Equilibrium Dialysis. A more accurate technique is something called equilibrium dialysis. The limitation for a commercial lab is that it usually has to be done overnight and that it is a longer, more tedious procedure. Consequently, it’s not well-suited for a large laboratory which has to run hundreds of tests per day or even 20 tests per day.

TSH. The importance of the TSH test gets back to the physiology, for example, when T4 goes up, TSH goes down. And conversely, if T4 is low, TSH goes up. So, this isn’t just measuring hormone levels in blood, and saying what is thought to be the normal range; this test is actually an assessment of how the body itself is responding to the level of thyroid hormone. The TSH is very reliable in evaluating overactive and underactive thyroid condition and it gets around abnormalities in thyroid hormone binding.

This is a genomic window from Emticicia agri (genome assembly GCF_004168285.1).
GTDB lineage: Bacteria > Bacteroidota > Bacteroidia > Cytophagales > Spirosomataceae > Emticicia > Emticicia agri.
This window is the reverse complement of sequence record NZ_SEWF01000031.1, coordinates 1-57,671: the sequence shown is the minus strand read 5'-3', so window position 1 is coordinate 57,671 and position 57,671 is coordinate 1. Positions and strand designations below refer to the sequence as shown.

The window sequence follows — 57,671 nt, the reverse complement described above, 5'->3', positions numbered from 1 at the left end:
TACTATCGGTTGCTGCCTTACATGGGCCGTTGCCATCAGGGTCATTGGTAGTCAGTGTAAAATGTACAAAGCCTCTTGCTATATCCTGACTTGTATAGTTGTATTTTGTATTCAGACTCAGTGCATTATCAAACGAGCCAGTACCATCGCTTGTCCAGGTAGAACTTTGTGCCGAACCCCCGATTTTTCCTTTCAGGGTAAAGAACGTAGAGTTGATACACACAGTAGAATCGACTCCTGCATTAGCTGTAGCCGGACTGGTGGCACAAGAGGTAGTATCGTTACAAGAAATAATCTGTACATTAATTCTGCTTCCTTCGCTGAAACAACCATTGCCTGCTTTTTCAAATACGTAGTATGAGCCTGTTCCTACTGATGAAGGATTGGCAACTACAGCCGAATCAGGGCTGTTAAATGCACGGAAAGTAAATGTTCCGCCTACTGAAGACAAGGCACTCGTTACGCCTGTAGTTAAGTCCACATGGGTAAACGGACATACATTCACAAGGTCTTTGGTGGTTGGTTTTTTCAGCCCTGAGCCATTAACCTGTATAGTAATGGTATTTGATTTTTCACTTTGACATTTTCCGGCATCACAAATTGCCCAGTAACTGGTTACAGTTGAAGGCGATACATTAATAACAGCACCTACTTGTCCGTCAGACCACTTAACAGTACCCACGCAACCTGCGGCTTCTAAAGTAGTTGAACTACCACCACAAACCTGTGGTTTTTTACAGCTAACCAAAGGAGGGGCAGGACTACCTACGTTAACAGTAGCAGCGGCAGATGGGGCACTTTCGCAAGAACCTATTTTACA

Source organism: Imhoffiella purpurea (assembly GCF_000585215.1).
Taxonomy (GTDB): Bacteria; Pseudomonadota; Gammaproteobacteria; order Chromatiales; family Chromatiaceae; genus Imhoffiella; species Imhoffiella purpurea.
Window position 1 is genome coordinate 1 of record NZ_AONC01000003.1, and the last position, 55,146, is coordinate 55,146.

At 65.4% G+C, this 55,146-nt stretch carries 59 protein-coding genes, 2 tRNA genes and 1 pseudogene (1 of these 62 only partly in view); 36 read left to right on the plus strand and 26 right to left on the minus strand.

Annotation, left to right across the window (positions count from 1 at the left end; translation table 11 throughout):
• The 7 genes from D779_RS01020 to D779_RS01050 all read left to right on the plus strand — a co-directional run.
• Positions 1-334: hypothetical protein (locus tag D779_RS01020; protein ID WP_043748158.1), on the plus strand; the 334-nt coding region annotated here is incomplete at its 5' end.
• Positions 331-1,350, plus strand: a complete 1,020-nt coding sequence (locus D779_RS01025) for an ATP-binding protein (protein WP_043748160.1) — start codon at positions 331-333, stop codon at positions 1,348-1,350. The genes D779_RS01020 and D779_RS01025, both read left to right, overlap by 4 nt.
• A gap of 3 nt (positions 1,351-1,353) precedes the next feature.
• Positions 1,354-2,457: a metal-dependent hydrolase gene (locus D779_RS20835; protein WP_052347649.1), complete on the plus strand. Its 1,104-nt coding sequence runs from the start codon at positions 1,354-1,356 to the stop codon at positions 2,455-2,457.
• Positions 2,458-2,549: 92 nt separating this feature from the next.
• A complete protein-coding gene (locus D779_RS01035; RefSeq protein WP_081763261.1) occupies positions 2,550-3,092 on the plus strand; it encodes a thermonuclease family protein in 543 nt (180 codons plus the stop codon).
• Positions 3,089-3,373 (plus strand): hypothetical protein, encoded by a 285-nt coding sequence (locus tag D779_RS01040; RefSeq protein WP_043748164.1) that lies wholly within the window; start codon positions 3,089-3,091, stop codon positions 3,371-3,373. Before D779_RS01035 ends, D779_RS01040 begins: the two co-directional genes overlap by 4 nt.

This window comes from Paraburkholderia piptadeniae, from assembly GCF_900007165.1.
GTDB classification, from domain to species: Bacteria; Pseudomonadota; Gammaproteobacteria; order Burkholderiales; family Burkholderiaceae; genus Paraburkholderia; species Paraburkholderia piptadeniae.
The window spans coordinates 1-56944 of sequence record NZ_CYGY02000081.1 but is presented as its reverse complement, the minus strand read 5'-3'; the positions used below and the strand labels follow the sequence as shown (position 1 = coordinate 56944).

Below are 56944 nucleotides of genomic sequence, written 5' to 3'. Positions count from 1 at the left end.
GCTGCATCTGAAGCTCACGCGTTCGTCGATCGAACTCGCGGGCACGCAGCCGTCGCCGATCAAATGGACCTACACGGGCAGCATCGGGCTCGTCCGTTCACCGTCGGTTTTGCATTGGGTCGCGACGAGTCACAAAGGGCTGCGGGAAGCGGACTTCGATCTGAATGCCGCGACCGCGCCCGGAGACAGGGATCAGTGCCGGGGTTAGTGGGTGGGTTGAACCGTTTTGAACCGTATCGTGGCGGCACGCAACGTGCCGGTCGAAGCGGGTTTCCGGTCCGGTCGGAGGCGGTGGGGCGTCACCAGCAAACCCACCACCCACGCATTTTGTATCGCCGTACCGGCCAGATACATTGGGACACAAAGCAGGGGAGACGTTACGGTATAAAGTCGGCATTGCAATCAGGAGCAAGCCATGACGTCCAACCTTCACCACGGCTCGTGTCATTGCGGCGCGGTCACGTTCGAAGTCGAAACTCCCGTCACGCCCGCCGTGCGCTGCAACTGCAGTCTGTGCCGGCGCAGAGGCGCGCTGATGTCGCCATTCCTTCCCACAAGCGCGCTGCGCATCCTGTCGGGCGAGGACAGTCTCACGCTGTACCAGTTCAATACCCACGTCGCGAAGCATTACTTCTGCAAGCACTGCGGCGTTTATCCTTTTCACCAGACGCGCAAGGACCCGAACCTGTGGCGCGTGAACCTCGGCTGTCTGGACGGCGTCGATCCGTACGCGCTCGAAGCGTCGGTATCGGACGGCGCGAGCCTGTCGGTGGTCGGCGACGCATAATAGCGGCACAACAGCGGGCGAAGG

In terms of the details of the assay, it is true that the earlier TSH assays were not as accurate at the lower range and that you couldn’t really distinguish between below normal and abnormally low. As such, TSH assays were not as helpful when T4 levels were high (Remember, when T4 levels are high, TSH is low). However, we now have TSH assays that are more sensitive at the lower range and as such, can distinguish between somebody whose thyroid levels are normal and somebody who has too much thyroid hormone circulating in their system. The nomenclature varies, but people call them super-sensitive, sensitive, 2nd generation or 3rd generation TSH assays. In many respects, the sensitive TSH assay may be the best screening test to decide if somebody has a normal, overactive or underactive thyroid, although it would be better if the patient also gets a free T4 level.